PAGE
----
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Movie Review: The Upside

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Movie Review: The Upside

A still from the movie Upside.

A still from the movie Upside.

Lantern Entertainment

A still from the movie Upside.

Lantern Entertainment

Lantern Entertainment

A still from the movie Upside.

Amelia Mendes, Opinion Editor

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It is rare for a movie to successfully balance comedy and drama, but The Upside was effective in making me both laugh and cry. Bryan Cranston’s performance as Phillip, a disabled wealthy business mogul, was incredible and believable, doing true justice to the person of whom his character was based on, Philippe Pozzo di Borgo. Kevin Hart’s performance as Dell, an ex-convict turned hero, was hilarious and impactful, his chemistry with Cranston both genuine and entertaining. The Upside was uplifting in the sense that the audience was truly able to sympathize with the characters and become invested in the storyline. Although the movie does include some more serious themes that are inappropriate for younger audiences, these themes are counterbalanced by spattered comedic bits, which refine the tone of the storyline and contribute to character development.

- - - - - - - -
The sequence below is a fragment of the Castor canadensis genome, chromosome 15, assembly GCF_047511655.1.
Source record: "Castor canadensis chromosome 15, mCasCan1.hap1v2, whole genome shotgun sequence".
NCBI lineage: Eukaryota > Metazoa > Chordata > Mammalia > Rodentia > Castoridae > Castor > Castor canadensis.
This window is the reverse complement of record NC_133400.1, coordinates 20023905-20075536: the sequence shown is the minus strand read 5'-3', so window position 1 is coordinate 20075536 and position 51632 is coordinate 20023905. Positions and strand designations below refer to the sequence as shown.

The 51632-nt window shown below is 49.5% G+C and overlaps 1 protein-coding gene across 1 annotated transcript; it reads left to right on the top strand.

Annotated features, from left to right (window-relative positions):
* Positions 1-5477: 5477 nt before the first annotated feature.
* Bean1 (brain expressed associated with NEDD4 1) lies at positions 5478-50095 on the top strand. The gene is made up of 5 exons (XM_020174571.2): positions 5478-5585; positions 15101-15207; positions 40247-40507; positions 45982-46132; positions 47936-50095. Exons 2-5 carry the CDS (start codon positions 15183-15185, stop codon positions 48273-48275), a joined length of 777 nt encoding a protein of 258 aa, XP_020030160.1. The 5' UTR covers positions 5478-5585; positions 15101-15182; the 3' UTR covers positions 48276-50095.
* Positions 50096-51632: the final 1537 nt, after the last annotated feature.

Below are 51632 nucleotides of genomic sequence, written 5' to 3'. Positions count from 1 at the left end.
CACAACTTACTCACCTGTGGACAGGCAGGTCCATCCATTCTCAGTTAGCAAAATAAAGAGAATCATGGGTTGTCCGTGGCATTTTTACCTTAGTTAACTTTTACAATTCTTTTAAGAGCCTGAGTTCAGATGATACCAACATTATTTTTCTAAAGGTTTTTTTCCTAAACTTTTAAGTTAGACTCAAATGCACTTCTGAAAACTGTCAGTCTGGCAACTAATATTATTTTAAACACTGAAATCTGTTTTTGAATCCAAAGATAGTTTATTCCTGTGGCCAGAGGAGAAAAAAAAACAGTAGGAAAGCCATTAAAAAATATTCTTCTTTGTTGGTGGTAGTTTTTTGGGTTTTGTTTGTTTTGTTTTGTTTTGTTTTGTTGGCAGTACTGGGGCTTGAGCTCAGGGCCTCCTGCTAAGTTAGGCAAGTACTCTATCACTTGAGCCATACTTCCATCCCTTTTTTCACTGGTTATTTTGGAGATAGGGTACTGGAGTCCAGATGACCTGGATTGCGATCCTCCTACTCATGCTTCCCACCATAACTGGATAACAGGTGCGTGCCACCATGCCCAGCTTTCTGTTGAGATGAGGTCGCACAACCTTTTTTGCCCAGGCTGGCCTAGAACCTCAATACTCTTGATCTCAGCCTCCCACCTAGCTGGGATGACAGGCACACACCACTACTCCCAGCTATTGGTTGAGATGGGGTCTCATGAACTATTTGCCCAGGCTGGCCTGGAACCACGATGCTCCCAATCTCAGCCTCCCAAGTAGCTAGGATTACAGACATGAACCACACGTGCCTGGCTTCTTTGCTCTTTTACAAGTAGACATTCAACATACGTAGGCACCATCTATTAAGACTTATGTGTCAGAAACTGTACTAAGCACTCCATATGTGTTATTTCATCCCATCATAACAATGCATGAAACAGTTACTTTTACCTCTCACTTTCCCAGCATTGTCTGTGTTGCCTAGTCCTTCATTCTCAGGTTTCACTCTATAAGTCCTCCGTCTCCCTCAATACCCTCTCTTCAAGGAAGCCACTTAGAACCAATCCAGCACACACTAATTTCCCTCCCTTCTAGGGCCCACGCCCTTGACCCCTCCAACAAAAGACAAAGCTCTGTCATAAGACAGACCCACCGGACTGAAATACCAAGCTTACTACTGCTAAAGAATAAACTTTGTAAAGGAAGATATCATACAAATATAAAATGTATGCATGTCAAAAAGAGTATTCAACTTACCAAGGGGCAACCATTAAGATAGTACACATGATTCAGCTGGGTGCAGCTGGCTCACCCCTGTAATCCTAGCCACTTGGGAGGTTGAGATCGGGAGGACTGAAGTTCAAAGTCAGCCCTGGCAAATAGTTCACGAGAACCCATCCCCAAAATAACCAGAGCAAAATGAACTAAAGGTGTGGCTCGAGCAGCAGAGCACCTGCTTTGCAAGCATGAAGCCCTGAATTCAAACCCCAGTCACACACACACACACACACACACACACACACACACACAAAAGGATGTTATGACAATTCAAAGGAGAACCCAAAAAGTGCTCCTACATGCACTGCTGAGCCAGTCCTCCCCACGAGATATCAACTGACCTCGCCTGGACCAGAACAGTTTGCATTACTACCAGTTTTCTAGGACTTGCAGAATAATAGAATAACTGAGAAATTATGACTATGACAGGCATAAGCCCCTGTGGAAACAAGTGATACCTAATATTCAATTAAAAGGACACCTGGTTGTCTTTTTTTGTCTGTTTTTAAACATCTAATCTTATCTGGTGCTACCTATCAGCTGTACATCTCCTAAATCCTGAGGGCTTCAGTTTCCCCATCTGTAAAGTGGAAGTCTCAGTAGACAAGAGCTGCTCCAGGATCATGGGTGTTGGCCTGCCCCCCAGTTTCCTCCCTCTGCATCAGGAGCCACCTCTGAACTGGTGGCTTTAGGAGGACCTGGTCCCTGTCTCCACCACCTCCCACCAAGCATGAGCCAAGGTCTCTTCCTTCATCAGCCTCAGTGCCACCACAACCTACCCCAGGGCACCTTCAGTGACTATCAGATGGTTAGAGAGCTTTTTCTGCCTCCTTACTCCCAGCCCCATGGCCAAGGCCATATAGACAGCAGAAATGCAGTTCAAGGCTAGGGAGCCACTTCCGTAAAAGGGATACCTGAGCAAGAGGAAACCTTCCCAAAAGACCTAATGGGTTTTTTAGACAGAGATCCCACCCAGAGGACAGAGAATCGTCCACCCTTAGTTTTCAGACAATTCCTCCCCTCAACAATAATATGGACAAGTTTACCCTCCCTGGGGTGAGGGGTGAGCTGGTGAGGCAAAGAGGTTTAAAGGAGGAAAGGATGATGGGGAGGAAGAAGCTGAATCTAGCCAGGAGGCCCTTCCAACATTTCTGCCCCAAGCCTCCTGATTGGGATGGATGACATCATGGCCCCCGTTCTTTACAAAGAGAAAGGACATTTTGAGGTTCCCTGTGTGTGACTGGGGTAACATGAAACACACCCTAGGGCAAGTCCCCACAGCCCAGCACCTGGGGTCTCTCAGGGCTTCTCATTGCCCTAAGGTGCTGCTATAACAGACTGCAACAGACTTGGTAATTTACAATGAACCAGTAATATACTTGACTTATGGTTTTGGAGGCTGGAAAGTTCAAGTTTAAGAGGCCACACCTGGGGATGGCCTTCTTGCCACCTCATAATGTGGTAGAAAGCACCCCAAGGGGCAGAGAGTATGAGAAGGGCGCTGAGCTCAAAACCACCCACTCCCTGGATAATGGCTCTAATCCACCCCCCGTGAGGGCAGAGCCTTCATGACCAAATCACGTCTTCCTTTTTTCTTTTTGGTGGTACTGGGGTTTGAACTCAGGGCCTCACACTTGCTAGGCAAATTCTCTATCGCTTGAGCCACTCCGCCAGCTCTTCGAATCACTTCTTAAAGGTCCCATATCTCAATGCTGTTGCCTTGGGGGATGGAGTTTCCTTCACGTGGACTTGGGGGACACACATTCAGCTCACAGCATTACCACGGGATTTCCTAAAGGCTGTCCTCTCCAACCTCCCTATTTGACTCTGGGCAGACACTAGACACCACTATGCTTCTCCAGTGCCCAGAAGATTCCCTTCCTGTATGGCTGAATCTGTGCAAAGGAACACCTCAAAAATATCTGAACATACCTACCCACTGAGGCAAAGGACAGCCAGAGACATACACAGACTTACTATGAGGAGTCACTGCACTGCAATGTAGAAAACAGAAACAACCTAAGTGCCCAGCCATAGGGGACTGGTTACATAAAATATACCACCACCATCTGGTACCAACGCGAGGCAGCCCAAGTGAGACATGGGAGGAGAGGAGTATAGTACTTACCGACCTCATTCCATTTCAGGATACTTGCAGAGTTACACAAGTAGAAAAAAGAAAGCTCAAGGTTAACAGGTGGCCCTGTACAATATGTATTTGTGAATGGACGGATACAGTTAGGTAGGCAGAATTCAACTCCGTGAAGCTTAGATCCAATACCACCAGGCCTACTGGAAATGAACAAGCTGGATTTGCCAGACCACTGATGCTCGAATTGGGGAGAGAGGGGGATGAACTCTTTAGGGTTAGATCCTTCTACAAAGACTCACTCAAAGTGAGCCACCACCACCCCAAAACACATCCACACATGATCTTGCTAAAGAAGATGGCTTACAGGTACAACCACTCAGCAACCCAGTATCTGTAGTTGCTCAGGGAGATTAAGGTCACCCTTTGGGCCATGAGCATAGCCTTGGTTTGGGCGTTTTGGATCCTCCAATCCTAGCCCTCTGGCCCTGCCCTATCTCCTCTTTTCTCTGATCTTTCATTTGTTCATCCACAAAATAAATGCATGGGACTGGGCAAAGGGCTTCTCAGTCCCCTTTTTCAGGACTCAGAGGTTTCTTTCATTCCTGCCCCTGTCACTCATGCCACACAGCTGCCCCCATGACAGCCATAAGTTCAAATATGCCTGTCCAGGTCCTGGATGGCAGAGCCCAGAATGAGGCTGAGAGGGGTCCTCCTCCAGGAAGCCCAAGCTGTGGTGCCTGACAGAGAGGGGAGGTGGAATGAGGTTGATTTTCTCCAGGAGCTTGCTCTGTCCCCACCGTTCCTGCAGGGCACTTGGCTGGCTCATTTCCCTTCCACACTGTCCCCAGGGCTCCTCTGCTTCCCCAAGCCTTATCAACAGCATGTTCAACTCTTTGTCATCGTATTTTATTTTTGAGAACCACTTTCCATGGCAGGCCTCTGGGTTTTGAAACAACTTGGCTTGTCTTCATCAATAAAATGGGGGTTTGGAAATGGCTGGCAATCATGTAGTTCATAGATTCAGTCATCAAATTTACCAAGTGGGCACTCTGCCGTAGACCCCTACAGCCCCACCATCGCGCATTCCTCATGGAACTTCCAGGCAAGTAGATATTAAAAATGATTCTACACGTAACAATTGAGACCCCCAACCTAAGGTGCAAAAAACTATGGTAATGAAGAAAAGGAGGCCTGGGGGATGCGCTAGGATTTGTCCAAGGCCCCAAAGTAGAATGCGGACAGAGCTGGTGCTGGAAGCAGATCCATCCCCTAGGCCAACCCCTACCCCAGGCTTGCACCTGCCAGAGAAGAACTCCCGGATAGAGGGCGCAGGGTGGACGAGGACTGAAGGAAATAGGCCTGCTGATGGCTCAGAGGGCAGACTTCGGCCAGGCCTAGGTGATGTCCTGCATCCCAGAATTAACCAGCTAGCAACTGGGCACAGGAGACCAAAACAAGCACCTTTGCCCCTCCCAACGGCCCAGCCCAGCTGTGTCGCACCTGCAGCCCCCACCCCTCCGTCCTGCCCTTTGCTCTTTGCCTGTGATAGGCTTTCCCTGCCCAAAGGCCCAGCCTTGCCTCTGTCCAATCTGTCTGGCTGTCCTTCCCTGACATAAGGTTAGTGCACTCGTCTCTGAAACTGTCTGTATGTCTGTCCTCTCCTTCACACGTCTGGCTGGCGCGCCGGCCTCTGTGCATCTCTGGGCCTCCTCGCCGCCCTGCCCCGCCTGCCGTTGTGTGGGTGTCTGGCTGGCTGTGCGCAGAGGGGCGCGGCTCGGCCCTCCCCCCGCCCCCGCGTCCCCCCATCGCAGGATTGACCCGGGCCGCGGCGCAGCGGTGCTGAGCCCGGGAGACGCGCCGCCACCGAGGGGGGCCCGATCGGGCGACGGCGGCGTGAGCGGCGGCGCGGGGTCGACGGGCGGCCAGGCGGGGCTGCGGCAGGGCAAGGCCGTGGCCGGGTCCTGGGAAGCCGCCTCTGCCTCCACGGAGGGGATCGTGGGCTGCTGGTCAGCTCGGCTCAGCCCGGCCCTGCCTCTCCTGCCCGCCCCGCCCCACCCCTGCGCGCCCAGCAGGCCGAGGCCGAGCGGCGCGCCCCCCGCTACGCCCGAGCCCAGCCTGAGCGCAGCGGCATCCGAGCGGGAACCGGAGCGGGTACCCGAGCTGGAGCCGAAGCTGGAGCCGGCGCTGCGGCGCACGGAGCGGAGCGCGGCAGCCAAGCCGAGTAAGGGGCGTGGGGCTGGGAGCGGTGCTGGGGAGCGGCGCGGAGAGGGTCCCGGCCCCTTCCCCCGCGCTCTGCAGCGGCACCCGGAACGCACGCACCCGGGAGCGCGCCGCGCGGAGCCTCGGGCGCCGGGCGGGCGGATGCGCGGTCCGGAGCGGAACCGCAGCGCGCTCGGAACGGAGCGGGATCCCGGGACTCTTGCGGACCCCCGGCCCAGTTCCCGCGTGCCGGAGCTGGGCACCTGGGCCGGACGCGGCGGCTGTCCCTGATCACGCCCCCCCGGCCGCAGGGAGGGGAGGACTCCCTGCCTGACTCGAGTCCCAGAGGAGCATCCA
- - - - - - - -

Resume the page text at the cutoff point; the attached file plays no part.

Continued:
The story is ultimately about recovering from tragedy. In the beginning of the film, we learn that Bryan Cranston’s character, Phillip, has tremendously suffered in the past few years, losing his ability to move his body from the neck down in a skydiving accident and losing his beloved wife, Jenny, who was battling cancer. After firing his most recent “life auxiliary”, a person who helps him with everyday tasks that he can no longer complete himself, a depressed Phillip is reluctant to hire again. That is until he meets Dell, an ex-con who thought he was applying for a janitorial position. Phillip hires Dell and the two become close friends as Dell reintroduces Phillip to the joys of living.

The film also addresses the societal treatment of the disabled and how people are often hesitant to interact with disabled people in social situations, avoiding eye contact and/or conversation. For example, in one scene, Phillip and Dell are at a restaurant and the serves asks Dell what Phillip wants to eat, as if Phillip didn’t actually exist. Dell then blatantly criticizes the server for being inconsiderate and belittling and the server apologizes and is then more polite. After watching this film, you have a more sympathetic and conscious view of the treatment of the disabled, now more knowledgeable of the genuine hurt it can inflict upon a person’s feelings.

Leaving the theater after the movie, I felt better than I did when I went in. The Upside had made a positive impression on me, which, in the end, was its intent. I highly recommend this film and give it four stars. I would also recommend bringing a box of tissues, as you will cry from laughing so hard and from the heartfelt moments which will stay with you afterwards.****

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Movie Review: The Upside